Vikings

Why Danielle Hunter's Holdout Feels Different

Photo Credit: Jeffrey Becker-USA TODAY Sports

As expected, Danielle Hunter is not attending any of the Minnesota Vikings’ offseason programs until he receives a new contract or the Vikings restructure his current one. Hunter is set to make only $5.5 million in 2023, which is also the final year of his deal. Obviously, that amount of money would be far too little for a premier pass rusher. Thus, he began the holdout.

It’s practically become an off-season tradition for Danielle Hunter to be upset with his contract. After racking up 25.5 sacks during his first three seasons in the NFL, Hunter inked a five-year, $72 million deal that kept him in Minnesota through 2023. This type of contract, paying a young player under market value early, was becoming a Rick Spielman staple. He did the same thing with players like Stefon Diggs. Over time, both of these players would outproduce their contracts and request more money. Hunter posted back-to-back 14.5-sack seasons while becoming the youngest player in NFL history to reach 50 career sacks.

However, the drama began in the 2020 season. The Vikings restructured Hunter’s deal early in the offseason by converting his base salary into a signing bonus. However, as training camp rolled around and the season was upon us, Mike Zimmer told the media that Hunter had a “tweak” on his neck. Of course, this “tweak” forced Hunter to miss the entirety of the 2020 season, which complicated things for Spielman and Co.

Hunter’s 2021 season began with a holdout from off-season activities due to his contract. In June, the Vikings alleviated Hunter’s displeasure by restructuring his contract to provide him with a $5.6 million signing bonus. Spielman also added two void years and spread that bonus across five years, giving him an $18 million roster bonus that would trigger in March 2022. To sum up, Hunter got some short-term money while the Vikings pushed back any long-term decisions and saved some cap space.

The season started, and Hunter looked dominant. He recorded six sacks in his first five games. However, in Week 8, Hunter tore his pectoral muscle, and the Vikings ruled him out for the season.

There was also some buzz that the Vikings were considering a Hunter trade last year. However, those talks never came to fruition. Instead, the Vikings tampered with Hunter’s contract again to make cap space for Za’Darius Smith. Kwesi Adofo-Mensah converted his $18 million roster bonus to a signing bonus, spreading that money across the two remaining years on Hunter’s deal and the two void years. The move created cap space and put some cash in Hunter’s wallet earlier.

Hunter had a great 2022 season, accruing 10.5 sacks and 70 pressures, according to PFF. But his performance has made Hunter unhappy with his contract again. Hunter knows he is worth far more than the $5.5 million the Vikings will pay him this year. Not to mention that Minnesota has paid Hunter under market value ever since he entered the league. But now, with just one season left on his contract, his holdout feels much different.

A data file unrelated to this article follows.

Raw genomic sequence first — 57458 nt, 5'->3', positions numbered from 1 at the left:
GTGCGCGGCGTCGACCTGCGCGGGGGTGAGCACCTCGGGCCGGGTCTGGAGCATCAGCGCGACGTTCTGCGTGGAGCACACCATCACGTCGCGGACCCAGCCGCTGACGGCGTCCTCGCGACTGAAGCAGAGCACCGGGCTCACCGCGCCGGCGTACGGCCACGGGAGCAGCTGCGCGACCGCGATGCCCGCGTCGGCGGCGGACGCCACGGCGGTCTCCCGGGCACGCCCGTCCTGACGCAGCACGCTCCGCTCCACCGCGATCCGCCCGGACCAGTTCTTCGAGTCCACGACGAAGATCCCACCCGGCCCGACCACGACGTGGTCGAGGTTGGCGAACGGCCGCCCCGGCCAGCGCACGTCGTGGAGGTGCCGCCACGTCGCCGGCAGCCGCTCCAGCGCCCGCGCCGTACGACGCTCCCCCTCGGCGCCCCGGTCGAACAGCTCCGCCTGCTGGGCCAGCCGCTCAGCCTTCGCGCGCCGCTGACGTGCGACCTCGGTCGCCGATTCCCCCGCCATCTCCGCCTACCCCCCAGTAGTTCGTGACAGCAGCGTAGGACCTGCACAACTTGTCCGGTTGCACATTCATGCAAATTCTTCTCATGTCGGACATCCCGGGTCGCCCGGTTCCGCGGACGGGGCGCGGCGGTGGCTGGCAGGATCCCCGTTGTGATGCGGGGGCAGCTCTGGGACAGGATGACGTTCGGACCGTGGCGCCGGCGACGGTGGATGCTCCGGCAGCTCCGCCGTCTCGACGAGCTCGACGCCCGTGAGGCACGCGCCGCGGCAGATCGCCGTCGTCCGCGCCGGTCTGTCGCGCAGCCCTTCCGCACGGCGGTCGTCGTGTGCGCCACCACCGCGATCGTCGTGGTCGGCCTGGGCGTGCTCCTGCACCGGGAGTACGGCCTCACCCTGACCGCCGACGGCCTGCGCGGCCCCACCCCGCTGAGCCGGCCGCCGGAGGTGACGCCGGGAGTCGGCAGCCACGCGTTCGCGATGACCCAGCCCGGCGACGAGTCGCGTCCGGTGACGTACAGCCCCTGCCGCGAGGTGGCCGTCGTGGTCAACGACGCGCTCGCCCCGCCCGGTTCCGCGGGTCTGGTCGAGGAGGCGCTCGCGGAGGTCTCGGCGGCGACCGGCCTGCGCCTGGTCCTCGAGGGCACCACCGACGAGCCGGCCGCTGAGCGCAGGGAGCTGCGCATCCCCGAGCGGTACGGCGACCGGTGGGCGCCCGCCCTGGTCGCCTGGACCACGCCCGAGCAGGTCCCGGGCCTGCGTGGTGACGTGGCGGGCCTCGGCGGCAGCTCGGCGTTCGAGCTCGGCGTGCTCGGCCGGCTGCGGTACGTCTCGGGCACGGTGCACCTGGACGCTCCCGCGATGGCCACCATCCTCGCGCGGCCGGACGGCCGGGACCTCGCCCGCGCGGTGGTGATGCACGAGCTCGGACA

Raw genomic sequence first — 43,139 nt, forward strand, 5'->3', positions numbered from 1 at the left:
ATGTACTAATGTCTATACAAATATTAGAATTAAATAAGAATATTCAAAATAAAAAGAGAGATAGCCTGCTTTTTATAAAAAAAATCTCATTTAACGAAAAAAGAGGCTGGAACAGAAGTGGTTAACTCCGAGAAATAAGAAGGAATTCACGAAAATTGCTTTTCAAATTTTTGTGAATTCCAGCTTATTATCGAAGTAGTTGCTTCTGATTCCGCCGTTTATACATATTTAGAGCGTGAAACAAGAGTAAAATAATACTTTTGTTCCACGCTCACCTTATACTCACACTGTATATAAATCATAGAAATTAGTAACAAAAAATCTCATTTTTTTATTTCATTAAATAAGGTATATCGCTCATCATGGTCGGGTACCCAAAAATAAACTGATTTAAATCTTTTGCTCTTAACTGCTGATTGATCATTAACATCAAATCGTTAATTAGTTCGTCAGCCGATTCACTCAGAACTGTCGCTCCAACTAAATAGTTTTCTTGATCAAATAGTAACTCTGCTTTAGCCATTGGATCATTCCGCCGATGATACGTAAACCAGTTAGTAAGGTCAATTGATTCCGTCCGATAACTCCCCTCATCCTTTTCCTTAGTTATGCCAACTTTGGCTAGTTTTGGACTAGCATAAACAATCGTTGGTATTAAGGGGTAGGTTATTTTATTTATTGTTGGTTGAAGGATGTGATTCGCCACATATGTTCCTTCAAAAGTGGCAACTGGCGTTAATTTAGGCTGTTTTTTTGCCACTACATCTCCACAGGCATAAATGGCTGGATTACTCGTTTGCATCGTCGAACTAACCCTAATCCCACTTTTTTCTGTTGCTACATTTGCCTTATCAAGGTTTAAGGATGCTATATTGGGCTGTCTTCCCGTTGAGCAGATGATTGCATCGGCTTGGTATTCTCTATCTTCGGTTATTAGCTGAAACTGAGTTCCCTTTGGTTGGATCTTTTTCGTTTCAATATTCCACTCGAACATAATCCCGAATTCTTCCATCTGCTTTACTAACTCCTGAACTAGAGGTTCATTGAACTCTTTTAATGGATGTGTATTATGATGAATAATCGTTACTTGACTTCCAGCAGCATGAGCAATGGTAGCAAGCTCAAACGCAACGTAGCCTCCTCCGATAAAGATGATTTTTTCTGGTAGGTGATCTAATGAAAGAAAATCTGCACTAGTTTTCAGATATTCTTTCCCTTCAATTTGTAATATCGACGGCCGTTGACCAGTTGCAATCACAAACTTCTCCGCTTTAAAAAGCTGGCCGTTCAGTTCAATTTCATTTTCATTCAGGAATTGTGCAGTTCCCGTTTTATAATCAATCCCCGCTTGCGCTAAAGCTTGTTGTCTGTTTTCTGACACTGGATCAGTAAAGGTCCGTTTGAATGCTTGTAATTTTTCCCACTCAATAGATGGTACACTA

The Vikings won’t release Hunter. There is another $11.2 million in bonus money spread across the two void years on his contract, so releasing him would simply accelerate dead money onto the cap, and the team would lose a star player.

That leaves the Vikings with two solid options: extend or trade him. Recently there has been a lot of speculation that they’ll trade him. However, according to Jeremy Fowler of ESPN, Minnesota “would prefer to retain him,” and it would take a substantial package for the Vikings to let Hunter go.

Do not mistake this situation for that of some of the other veterans the Vikings lost this offseason, like Dalvin Cook, Eric Kendricks, Adam Thielen, etc. When healthy, Hunter is one of the NFL’s most imposing and dominant defensive ends.

The argument for the Vikings to trade Hunter? For starters, the team only has five picks in the 2024 draft, and a trade would undoubtedly provide a haul of high selections. Trading Hunter would also signify a commitment to a rebuild. Hunter has been a cornerstone for the Vikings for several years, and there is no obvious replacement behind him on the depth chart.

An extension is the final option. In a PFF article, Brad Spielberger projected a three-year, $67.5 million extension with $37.1 of that guaranteed. That deal would place Hunter as the sixth-highest-paid pass rusher in the NFL. At 28 years old, Hunter is likely nearing the end of his prime and looking to cash in one more time before retiring.

“We feel very strongly about being solution-oriented with everything that comes about,” O’Connell said at mandatory minicamp on Tuesday. “This is an example, just like many others that have come up. We hope to have continued dialogue and have a really positive outcome.”

Hunter’s contract situation may reach a conclusion soon, according to the NFL’s collective bargaining agreement with the NFL Players Association, Hunter will be fined $16,459 for the first day, $32,920 for the second day, and $49,374 for the third day he is absent from mandatory minicamp — a total of nearly $100,000.

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